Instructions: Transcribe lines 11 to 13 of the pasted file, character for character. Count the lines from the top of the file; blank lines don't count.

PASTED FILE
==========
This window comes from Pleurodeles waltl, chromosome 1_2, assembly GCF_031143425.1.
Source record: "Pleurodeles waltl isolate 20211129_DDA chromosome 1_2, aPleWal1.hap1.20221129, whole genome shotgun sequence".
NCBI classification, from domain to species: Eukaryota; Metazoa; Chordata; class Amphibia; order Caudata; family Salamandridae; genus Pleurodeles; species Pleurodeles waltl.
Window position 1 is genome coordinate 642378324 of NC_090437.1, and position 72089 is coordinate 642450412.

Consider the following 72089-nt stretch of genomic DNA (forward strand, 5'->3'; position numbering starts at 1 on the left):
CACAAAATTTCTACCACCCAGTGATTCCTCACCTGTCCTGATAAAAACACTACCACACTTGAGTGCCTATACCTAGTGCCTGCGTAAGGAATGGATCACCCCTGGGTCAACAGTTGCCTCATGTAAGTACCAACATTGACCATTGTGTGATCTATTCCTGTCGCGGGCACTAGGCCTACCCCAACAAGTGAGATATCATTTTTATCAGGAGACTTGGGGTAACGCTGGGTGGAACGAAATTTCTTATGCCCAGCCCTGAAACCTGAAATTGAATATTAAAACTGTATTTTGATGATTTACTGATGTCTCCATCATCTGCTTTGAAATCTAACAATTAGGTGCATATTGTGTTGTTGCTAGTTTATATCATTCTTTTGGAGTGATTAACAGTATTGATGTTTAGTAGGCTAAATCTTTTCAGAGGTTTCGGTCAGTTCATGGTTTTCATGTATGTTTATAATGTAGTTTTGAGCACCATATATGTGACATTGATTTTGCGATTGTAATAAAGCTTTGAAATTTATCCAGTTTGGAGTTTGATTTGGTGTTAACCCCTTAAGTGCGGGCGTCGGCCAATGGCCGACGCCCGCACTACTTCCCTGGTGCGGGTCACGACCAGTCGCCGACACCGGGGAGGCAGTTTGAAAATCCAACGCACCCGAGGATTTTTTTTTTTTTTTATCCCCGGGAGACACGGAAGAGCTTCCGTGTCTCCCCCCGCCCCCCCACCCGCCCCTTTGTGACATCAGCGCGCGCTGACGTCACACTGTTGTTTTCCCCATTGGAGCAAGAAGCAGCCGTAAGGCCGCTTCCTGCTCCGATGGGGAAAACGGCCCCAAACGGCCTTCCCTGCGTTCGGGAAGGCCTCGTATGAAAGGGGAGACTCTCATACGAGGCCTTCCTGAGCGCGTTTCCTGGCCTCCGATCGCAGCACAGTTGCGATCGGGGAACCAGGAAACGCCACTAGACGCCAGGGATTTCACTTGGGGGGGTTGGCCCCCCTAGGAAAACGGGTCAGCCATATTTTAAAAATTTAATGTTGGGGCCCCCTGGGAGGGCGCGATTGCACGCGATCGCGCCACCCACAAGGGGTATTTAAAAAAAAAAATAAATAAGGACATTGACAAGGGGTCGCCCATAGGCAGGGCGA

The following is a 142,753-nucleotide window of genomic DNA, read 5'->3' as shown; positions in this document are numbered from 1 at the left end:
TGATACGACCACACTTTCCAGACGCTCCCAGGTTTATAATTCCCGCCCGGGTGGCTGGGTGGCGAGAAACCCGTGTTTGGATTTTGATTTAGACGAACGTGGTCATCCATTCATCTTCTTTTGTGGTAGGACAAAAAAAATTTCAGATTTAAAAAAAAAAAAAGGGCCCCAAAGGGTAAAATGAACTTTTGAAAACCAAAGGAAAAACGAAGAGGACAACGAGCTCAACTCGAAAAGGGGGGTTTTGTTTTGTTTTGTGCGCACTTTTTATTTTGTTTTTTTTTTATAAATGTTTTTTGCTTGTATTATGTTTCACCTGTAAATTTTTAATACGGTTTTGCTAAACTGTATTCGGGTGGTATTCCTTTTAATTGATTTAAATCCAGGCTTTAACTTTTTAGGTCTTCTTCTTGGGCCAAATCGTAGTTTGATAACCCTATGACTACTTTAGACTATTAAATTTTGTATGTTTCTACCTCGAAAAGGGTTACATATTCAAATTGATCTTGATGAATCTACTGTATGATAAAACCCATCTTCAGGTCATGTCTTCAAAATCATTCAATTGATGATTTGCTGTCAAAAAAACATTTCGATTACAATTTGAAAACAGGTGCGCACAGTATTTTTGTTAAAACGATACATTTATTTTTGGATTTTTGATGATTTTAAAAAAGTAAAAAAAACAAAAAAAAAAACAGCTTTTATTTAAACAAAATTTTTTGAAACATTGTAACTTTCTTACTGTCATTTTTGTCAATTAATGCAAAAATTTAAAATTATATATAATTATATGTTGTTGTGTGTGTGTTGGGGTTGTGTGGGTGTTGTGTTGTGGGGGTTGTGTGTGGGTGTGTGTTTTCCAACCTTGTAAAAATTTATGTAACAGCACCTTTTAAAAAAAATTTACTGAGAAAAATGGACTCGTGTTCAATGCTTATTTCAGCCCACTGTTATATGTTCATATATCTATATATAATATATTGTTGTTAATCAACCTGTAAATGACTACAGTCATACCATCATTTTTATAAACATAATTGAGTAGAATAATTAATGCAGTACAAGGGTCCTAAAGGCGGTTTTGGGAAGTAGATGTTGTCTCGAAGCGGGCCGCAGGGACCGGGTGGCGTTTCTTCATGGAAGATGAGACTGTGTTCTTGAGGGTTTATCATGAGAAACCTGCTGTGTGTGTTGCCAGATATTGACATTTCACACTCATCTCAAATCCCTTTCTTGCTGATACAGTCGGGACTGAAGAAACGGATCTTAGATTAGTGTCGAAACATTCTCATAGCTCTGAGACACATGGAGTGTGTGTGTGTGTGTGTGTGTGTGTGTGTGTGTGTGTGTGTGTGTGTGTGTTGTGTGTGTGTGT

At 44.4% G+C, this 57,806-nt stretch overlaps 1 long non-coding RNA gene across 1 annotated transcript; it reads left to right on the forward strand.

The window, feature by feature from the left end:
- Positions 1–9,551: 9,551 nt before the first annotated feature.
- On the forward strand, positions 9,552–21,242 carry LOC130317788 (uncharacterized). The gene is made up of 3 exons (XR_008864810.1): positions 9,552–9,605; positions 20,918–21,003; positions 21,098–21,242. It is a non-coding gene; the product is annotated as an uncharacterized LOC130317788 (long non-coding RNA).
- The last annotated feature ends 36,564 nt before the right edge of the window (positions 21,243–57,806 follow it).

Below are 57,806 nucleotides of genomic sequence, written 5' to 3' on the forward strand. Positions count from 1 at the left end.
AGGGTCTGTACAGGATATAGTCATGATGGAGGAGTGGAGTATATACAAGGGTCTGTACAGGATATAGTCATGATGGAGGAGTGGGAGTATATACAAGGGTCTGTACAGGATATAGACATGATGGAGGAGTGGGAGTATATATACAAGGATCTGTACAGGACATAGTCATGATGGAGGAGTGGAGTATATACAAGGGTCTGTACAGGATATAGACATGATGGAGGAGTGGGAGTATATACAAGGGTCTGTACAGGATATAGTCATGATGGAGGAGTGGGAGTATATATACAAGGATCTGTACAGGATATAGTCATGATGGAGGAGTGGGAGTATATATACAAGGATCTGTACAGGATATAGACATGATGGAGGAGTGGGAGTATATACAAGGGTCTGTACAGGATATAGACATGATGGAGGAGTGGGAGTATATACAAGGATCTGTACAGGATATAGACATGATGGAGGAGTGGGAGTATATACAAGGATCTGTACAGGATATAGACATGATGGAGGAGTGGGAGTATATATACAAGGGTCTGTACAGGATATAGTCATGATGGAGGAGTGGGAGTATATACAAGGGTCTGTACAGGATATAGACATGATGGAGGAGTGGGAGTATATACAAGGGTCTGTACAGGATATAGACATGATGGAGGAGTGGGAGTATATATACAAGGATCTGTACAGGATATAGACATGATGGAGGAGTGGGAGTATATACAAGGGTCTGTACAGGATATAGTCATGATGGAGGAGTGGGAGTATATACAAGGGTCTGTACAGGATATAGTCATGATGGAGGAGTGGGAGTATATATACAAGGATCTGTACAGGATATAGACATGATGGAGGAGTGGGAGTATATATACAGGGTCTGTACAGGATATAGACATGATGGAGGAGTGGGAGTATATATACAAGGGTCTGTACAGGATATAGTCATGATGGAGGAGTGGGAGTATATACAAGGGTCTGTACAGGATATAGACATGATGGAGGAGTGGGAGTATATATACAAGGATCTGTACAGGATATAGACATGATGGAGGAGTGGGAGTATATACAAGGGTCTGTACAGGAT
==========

- Positions 1–9,551: 9,551 nt before the first annotated feature.
- On the forward strand, positions 9,552–21,242 carry LOC130317788 (uncharacterized). The gene is made up of 3 exons (XR_008864810.1): positions 9,552–9,605; positions 20,918–21,003; positions 21,098–21,242. It is a non-coding gene; the product is annotated as an uncharacterized LOC130317788 (long non-coding RNA).
- The last annotated feature ends 36,564 nt before the right edge of the window (positions 21,243–57,806 follow it).